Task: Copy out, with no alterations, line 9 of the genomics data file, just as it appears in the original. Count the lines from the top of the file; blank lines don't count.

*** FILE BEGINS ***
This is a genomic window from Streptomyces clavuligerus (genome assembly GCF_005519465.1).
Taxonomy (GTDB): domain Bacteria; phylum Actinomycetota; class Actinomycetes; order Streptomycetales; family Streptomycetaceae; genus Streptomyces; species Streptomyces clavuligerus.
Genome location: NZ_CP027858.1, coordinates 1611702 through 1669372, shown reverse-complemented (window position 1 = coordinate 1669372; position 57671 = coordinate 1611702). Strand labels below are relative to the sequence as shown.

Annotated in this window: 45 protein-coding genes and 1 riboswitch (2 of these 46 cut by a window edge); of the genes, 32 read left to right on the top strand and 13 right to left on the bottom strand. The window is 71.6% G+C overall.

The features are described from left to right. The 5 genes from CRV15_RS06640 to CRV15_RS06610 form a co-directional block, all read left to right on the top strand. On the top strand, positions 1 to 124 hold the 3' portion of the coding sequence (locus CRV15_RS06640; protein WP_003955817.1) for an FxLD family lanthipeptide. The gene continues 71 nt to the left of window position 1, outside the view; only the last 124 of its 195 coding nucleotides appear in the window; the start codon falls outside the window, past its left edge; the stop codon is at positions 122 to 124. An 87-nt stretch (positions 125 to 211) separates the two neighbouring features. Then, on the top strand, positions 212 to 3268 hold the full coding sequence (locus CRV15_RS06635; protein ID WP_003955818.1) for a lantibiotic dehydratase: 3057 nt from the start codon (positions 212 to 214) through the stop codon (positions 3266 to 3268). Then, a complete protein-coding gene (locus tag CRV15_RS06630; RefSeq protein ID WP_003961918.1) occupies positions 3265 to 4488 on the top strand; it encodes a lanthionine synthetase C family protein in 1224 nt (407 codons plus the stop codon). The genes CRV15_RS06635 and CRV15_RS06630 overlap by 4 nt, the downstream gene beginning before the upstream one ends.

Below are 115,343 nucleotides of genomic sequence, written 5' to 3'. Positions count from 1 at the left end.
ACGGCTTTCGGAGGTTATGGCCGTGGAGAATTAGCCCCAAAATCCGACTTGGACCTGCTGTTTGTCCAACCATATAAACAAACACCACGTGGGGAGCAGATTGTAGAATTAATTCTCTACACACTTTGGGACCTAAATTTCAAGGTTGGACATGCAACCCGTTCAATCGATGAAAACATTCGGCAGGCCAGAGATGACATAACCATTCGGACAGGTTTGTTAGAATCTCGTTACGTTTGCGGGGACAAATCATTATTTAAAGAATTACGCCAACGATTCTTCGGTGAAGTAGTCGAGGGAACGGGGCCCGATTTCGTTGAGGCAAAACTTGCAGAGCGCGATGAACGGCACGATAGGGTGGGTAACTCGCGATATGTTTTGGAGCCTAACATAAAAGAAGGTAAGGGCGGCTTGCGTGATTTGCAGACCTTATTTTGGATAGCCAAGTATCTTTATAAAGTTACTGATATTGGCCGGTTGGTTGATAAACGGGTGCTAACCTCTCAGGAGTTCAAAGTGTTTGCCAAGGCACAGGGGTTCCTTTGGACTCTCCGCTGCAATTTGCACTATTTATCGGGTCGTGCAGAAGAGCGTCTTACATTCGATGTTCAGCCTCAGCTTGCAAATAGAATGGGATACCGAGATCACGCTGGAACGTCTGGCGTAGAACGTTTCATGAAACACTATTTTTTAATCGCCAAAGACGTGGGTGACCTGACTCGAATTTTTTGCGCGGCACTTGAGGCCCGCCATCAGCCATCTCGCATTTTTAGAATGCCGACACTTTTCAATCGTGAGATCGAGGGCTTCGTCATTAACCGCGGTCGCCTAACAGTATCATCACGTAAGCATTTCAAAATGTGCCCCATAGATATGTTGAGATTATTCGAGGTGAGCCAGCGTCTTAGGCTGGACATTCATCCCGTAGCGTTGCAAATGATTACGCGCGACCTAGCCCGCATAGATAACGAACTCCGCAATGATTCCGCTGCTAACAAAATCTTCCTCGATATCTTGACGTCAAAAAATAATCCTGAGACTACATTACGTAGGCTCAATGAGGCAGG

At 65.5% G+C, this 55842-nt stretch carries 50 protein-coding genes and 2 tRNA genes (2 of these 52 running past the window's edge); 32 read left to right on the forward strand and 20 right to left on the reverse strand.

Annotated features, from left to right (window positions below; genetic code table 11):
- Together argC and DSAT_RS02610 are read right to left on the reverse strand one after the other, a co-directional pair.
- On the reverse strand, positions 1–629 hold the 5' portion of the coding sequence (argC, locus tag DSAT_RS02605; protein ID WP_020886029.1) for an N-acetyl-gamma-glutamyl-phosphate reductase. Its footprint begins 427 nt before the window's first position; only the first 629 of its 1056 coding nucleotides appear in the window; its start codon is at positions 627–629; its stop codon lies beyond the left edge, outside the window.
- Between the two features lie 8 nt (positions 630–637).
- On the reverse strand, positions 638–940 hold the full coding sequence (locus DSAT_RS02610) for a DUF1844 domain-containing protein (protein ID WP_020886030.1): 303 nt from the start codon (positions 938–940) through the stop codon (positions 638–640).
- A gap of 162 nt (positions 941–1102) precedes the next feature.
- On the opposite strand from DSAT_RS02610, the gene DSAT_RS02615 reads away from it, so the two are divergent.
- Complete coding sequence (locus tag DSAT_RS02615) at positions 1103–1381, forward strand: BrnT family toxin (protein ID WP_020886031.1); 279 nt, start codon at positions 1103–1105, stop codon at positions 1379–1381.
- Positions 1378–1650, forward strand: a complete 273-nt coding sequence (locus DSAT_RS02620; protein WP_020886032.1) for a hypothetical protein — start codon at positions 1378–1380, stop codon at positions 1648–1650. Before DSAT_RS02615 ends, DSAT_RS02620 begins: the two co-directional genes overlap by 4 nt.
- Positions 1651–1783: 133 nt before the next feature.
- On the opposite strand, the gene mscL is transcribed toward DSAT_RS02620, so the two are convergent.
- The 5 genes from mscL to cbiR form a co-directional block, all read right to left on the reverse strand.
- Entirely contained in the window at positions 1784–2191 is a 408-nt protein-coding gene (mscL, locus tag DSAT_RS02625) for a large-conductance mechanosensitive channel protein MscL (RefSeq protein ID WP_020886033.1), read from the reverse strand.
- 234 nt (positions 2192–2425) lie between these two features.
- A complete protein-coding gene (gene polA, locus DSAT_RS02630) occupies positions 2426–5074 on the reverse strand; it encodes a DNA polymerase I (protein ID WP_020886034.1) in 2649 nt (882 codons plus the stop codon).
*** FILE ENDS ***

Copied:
Annotated features, from left to right (window positions below; genetic code table 11):